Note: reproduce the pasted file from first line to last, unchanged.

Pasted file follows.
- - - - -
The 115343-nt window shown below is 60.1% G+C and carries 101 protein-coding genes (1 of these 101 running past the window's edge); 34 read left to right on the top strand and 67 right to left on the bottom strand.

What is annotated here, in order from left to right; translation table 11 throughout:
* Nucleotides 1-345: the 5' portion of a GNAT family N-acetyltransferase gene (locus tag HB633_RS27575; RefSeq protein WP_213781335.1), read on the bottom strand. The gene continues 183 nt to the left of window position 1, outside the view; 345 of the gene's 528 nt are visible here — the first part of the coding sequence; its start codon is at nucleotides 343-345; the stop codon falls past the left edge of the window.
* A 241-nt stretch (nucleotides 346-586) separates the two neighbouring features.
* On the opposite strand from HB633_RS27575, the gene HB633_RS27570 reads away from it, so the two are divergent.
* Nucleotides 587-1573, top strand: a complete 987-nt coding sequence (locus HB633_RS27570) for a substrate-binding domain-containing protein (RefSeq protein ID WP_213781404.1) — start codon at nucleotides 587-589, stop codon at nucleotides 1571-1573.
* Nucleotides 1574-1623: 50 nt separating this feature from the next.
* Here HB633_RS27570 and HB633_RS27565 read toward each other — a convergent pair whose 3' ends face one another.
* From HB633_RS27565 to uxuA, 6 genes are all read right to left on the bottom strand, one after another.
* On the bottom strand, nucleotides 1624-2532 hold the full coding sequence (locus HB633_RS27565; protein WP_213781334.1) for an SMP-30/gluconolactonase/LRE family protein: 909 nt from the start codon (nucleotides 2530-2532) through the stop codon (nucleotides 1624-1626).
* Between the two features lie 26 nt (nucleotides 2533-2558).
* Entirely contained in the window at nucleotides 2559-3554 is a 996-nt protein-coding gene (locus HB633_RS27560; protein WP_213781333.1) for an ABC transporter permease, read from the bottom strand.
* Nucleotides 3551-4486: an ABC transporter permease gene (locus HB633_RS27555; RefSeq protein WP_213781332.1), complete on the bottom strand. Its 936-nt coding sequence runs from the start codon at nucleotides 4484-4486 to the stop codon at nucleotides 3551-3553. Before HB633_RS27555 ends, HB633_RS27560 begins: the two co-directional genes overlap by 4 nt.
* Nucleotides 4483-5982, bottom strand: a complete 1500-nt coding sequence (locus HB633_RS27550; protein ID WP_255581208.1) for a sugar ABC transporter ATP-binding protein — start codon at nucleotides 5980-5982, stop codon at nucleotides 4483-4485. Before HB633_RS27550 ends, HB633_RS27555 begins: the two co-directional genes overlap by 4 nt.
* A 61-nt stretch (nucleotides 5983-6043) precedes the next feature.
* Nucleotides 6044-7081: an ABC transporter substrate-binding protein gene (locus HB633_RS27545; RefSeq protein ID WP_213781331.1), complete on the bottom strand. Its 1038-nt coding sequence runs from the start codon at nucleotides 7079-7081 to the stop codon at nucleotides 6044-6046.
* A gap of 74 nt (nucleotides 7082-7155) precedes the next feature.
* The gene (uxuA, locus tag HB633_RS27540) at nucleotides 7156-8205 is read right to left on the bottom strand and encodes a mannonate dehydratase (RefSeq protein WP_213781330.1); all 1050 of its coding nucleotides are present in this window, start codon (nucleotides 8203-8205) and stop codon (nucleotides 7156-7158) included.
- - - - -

The 115343-nt window shown below is 60.1% G+C and carries 101 protein-coding genes (1 of these 101 running past the window's edge); 34 read left to right on the top strand and 67 right to left on the bottom strand.

What is annotated here, in order from left to right; translation table 11 throughout:
* Nucleotides 1-345: the 5' portion of a GNAT family N-acetyltransferase gene (locus tag HB633_RS27575; RefSeq protein WP_213781335.1), read on the bottom strand. The gene continues 183 nt to the left of window position 1, outside the view; 345 of the gene's 528 nt are visible here — the first part of the coding sequence; its start codon is at nucleotides 343-345; the stop codon falls past the left edge of the window.
* A 241-nt stretch (nucleotides 346-586) separates the two neighbouring features.
* On the opposite strand from HB633_RS27575, the gene HB633_RS27570 reads away from it, so the two are divergent.
* Nucleotides 587-1573, top strand: a complete 987-nt coding sequence (locus HB633_RS27570) for a substrate-binding domain-containing protein (RefSeq protein ID WP_213781404.1) — start codon at nucleotides 587-589, stop codon at nucleotides 1571-1573.
* Nucleotides 1574-1623: 50 nt separating this feature from the next.
* Here HB633_RS27570 and HB633_RS27565 read toward each other — a convergent pair whose 3' ends face one another.
* From HB633_RS27565 to uxuA, 6 genes are all read right to left on the bottom strand, one after another.
* On the bottom strand, nucleotides 1624-2532 hold the full coding sequence (locus HB633_RS27565; protein WP_213781334.1) for an SMP-30/gluconolactonase/LRE family protein: 909 nt from the start codon (nucleotides 2530-2532) through the stop codon (nucleotides 1624-1626).
* Between the two features lie 26 nt (nucleotides 2533-2558).
* Entirely contained in the window at nucleotides 2559-3554 is a 996-nt protein-coding gene (locus HB633_RS27560; protein WP_213781333.1) for an ABC transporter permease, read from the bottom strand.
* Nucleotides 3551-4486: an ABC transporter permease gene (locus HB633_RS27555; RefSeq protein WP_213781332.1), complete on the bottom strand. Its 936-nt coding sequence runs from the start codon at nucleotides 4484-4486 to the stop codon at nucleotides 3551-3553. Before HB633_RS27555 ends, HB633_RS27560 begins: the two co-directional genes overlap by 4 nt.
* Nucleotides 4483-5982, bottom strand: a complete 1500-nt coding sequence (locus HB633_RS27550; protein ID WP_255581208.1) for a sugar ABC transporter ATP-binding protein — start codon at nucleotides 5980-5982, stop codon at nucleotides 4483-4485. Before HB633_RS27550 ends, HB633_RS27555 begins: the two co-directional genes overlap by 4 nt.
* A 61-nt stretch (nucleotides 5983-6043) precedes the next feature.
* Nucleotides 6044-7081: an ABC transporter substrate-binding protein gene (locus HB633_RS27545; RefSeq protein ID WP_213781331.1), complete on the bottom strand. Its 1038-nt coding sequence runs from the start codon at nucleotides 7079-7081 to the stop codon at nucleotides 6044-6046.
* A gap of 74 nt (nucleotides 7082-7155) precedes the next feature.
* The gene (uxuA, locus tag HB633_RS27540) at nucleotides 7156-8205 is read right to left on the bottom strand and encodes a mannonate dehydratase (RefSeq protein WP_213781330.1); all 1050 of its coding nucleotides are present in this window, start codon (nucleotides 8203-8205) and stop codon (nucleotides 7156-7158) included.